“I was fascinated by the breed even as a kid,” he began, “but didn’t get my first horse — that I bought at a sale at Lone Rock — until age 33.  My wife, Sonja and I helped out at local horse shows including the Dane county and other local fairs before we began competing in  shows. ‘We entered several classes last week including a mare cart class.” 

“We usually show at several county fairs with good horse shows including Dane, Jefferson, Walworth, Monroe and sometimes Boone county, Illinois.  

Some questions

-- How are horse classes judged? Mostly on the appearance and presence of the horse. Is it enjoying itself? Breed character. The driver’s skill  in harnessing, and driving. 

-- Can these big horses be hauled in a regular trailer or semi?  No, I use an 8-foot trailer (a foot taller than normal) and the semis are taller.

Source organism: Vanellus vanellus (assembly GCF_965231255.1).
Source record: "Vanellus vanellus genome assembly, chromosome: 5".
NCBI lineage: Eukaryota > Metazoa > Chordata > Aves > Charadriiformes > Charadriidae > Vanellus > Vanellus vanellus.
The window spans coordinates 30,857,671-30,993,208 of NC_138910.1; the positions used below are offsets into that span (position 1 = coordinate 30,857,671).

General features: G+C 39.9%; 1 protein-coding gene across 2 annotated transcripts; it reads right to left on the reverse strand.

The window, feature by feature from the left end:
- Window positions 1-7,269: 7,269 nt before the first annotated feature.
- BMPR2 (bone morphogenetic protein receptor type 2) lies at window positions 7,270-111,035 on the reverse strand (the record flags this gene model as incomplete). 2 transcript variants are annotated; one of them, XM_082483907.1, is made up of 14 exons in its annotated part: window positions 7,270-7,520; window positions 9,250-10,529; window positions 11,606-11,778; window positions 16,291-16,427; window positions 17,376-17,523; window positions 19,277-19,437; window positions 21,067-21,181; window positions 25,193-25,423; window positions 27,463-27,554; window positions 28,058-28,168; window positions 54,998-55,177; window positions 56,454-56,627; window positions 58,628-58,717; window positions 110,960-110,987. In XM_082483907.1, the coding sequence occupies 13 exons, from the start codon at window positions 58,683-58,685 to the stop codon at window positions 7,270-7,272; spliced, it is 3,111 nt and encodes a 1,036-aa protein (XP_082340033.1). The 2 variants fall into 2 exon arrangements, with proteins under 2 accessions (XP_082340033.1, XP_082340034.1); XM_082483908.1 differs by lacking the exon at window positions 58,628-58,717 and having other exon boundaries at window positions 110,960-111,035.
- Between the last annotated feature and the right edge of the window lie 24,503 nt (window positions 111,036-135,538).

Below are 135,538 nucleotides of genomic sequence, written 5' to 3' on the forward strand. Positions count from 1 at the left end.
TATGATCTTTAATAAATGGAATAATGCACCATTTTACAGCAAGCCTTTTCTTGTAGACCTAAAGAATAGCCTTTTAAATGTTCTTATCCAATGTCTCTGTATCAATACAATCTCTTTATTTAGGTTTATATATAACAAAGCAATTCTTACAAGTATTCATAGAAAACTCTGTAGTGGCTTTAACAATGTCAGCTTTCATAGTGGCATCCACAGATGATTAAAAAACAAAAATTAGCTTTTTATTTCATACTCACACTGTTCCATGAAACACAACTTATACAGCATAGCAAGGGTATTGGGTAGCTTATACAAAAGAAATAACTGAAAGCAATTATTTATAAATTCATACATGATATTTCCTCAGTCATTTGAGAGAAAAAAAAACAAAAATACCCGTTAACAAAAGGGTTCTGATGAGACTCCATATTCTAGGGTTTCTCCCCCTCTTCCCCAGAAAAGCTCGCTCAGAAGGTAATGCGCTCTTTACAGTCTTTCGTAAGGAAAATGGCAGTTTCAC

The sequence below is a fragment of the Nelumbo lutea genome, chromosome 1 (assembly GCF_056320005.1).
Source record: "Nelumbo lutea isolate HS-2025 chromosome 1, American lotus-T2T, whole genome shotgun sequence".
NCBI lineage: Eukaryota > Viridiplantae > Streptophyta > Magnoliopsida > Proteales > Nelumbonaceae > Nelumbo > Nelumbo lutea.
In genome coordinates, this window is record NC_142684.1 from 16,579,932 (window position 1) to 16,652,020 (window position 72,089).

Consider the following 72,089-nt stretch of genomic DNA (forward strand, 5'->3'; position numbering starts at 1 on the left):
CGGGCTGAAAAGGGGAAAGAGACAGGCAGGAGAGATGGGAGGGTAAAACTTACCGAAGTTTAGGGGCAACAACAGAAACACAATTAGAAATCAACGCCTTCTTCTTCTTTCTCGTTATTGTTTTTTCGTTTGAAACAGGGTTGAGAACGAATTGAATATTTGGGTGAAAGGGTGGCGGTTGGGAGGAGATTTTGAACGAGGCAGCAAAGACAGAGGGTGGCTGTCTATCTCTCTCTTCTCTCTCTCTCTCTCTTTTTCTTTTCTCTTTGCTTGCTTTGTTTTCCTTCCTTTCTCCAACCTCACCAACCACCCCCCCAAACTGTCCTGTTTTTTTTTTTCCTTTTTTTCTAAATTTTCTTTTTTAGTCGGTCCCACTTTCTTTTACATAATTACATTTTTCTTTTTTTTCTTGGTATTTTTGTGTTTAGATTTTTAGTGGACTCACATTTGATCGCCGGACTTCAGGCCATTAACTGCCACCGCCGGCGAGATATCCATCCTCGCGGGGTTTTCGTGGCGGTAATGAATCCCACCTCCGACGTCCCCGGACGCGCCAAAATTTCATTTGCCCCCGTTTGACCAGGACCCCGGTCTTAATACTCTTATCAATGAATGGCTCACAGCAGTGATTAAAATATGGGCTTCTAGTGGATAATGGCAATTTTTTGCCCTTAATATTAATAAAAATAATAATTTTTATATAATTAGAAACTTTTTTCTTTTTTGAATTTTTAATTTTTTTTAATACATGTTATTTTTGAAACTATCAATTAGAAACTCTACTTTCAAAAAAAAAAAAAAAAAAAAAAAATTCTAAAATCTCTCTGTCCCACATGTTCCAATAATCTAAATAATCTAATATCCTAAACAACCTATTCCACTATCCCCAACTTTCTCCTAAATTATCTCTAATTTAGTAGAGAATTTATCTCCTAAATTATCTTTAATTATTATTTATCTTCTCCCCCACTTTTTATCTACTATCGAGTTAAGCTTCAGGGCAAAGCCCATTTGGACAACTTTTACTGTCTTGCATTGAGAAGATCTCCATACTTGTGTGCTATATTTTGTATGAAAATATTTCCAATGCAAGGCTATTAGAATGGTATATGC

-- Are there money premiums paid to class winners? “Yes, and the amount depends on donors. This year Victoria McCullough is offering $5,000 to the winners of the registered Mare and Stallion classes. She is trying to encourage genetic improvement in the breed. 

Ken Airgood displays a Clydesdale shoe and a common regular shoe.

Now a farrier

Airgood is by training a mechanical engineer who formerly worked for a well known pump company who has been a fulltime farrier (horseshoer) for the past 13 years. “I work within  a radius of about 40 miles,” he says.  

Are big Clydesdale horses pets? Maybe not but they fill many pet requirements: lovable, good conversationalist in that they never talk back, make one happy, do what you ask and like to be petted. 

The World Clydesdale Show was held in Madison in 2007, 2011 and this year, maybe they will return again in three to four years. These big, smart animals seem almost like pets, I can see why people raise them. Seeing them up close is an experience not easy to forget. Try it. 
John Oncken is owner of Oncken Communications. He can be reached at 608-572-0747, or email him at jfodairy2@gmail.com.